The gift of crisis
“You have been offered the gift of crisis. As Kathleen Norris reminds us, the Greek root of the word crisis is “to sift,” as in to shake out the excesses and leave only what’s important. That’s what crises do. They shake things up until we are forced to hold on to only what matters most.” — Glennon Doyle Melton
Probably the only person I know who comes close to really understanding what Matt’s life has been like so far, is my sister Carla. Like Matt, she was born with a lot of medical challenges that meant she spent far too much of her childhood in hospitals. As if all that were not enough, as a young girl she was severely injured in the automobile accident that almost took our mother’s life, which resulted in more surgery and hospital time.
I can say in all honesty, though, that I’ve never detected the slightest bit of self-pity on her part about all she has suffered. Instead, I remember her telling me about the friends she made in the hospital, the doctors and nurses and fellow patients she described, how she loved the many cards people sent her, and how I always missed her patient and cheerful spirit when she was not at home with us.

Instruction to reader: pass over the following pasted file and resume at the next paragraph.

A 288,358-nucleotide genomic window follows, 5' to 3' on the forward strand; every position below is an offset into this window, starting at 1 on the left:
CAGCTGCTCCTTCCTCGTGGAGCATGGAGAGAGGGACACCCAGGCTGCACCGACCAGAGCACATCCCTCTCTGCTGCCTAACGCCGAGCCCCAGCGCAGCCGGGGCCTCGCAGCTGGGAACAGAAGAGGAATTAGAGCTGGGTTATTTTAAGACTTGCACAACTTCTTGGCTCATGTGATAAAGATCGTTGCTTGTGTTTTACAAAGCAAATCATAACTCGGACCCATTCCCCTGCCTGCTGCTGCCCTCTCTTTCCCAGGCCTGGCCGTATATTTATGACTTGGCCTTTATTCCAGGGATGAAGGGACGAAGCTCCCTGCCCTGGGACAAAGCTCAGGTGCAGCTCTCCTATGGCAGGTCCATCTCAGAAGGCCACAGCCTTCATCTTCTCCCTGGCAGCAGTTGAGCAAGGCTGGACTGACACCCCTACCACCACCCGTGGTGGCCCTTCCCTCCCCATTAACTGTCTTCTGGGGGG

It’s no coincidence that Aunt Carla has a particularly close bond with Matt. She’s the one who came to stay with him during Jeff’s long hospitalization recently, and the one who also was here with us for Matt’s own recent cardiac hospitalization last October. She and Matt share a lot of inside jokes, a love of the Pink Panther movies, Monty Python’s Holy Grail and similar zany humor, and so many silly giggles that I have occasionally been known to tell them both to STIFLE IT!!!
But what she and Matt share most is an understanding of what really matters; an intuitive sense that eludes most of us who get in a tizzy about things that are relatively unimportant. As Melton says, crisis sifts out the empty fluff and leaves behind the essentials that enrich life most — and, obviously, that includes love, loyalty and a lot of laughter.
Have you ever been offered the gift of crisis? If you’re like me, you’d do your best to politely decline it. But that’s usually not an option. What, then, has it taught you? What got sifted out, and what remains?